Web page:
The Return of the Jetta

by : Jerick Brooks

As a plan announced by Volkswagen, the Jetta TDI will return in the spring of 2008 as a diesel-powered vehicle and is expected to use the cleanest diesel in the U.S.

The 2008 Jetta TDI will be cleared for sale in all fifty states in the country.

Powered by a new 2.0-liter four-cylinder making 140 hp and 236 lb-ft of torque, the car can use either a six-speed manual or DSG automated manual transmission.

Some of the earlier introduced diesel-powered cars will only be available in 45 states. California, Maine, Massachusetts, New York, and Vermont have all adopted stricter emissions regulations for diesels that hinder the entry of some vehicles. Using advanced technology under the Blue Tec cooperative formed by Mercedes-Benz and Volkswagen, the Jetta TDI will not be affected by these stricter regulations, without resorting to a urea-based exhaust treatment, as many Blue Tec labeled models will.

Nitrogen oxides (NOx), along with particulate emissions (soot), are the biggest barriers facing diesels in the U.S. The task of most Blue Tec vehicles is to control NOx by injecting a urea-based solution called Ad Blue into the exhaust system upstream of a catalytic converter that specifically targets NOx. The ammonia in the urea in that catalytic converter reacts with the NOx in the exhaust gas and neutralizes it into nitrogen and water.

Volkswagen's Jetta TDI will be utilized without a urea injection system by using a NOx-storage catalyst. This catalyst is primarily a trap that temporarily holds the offensive emissions, just like the particulate filters in place on this car as well as on other diesel-powered cars. Periodically, the engine will switch to a richer air-fuel mixture. Eventually, it will create a hotter exhaust gas and burn off the material in the traps.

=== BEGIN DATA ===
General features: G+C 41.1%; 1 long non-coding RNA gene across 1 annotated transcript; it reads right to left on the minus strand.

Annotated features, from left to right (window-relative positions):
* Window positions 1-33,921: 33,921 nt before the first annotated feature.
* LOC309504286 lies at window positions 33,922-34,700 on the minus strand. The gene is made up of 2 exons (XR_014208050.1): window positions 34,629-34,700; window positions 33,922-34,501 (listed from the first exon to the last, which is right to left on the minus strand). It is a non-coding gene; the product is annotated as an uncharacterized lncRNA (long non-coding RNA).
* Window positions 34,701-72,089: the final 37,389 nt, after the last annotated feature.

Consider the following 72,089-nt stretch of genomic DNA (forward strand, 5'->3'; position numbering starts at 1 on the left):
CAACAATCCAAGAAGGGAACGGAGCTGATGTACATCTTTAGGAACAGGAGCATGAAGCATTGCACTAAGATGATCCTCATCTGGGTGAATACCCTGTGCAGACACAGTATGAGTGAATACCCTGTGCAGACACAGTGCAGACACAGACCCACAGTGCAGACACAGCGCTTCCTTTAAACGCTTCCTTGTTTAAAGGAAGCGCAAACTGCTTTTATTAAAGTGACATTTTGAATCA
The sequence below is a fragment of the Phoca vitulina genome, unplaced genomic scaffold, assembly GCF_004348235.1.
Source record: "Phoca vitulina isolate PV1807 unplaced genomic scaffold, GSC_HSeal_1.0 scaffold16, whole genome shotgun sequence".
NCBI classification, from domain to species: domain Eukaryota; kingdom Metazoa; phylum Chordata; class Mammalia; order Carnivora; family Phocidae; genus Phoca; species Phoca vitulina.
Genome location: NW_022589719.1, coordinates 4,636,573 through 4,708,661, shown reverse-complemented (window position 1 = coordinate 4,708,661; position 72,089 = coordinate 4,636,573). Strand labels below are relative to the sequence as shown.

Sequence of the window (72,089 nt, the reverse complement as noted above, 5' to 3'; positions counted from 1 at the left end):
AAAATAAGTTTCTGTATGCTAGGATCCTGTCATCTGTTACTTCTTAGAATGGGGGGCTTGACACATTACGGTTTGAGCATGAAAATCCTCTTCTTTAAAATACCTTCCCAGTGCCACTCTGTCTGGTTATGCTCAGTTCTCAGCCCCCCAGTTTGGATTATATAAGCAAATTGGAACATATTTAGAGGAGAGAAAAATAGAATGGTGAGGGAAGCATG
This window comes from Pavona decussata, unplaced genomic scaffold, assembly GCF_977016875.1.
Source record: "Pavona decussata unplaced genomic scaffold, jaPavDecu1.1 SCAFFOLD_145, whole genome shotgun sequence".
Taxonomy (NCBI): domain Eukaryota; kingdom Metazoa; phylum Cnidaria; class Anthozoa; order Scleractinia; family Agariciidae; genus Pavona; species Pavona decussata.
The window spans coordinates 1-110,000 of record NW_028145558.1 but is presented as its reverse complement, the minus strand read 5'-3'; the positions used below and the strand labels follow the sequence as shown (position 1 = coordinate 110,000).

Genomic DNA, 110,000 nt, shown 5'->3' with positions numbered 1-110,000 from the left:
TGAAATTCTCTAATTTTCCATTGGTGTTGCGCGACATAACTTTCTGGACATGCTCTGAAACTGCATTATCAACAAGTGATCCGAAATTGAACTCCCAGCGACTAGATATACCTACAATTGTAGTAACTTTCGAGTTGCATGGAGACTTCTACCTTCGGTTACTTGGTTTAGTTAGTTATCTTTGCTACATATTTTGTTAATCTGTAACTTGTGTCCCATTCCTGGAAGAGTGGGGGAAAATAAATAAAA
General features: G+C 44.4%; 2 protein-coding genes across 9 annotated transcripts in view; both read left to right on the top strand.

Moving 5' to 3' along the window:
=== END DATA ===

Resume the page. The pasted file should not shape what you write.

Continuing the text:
This new 2.0-liter common-rail diesel engine is up 40% horsepower over the previous 1.9-liter four-cylinder, with torque up 33%. These figures mean an average of 500% increase in drivability of the car. The additional power and torque produced by this new, cleaner engine bring that number down to somewhere in the low- to mid-eight second range. Under less aggressive feet, the TDI torque effortlessly prevents the Jetta away from stops and around traffic.

Along with particulates and NOx emissions, Blue Tec is rapidly abolishes that characteristic cylinder-full-of-pebbles diesel clatter as well. When the car is at a halt, the driver has to be paying very close attention to notice that the engine under hood is popping diesel fuel instead of gasoline. During acceleration, the exhaust sound is a little deeper and boomer than a gasoline Jetta. Nonetheless, driving experience becomes more relaxing due to the .

If you are not used to running a gasoline engine up to the redline, the only thing the Tri Delts will notice while driving the TDI is the inordinate number of leering stares they get at the diesel pumps.

Those are the good things about the Blue Tec. But despite the Blue Tec partnership, Volkswagen will refrain from using the name on the Jetta TDI. Reports say that consumers associate Blue Tec with Mercedes-Benz and wrongly assume that a Volkswagen with a Blue Tec badge is powered by a Mercedes engine.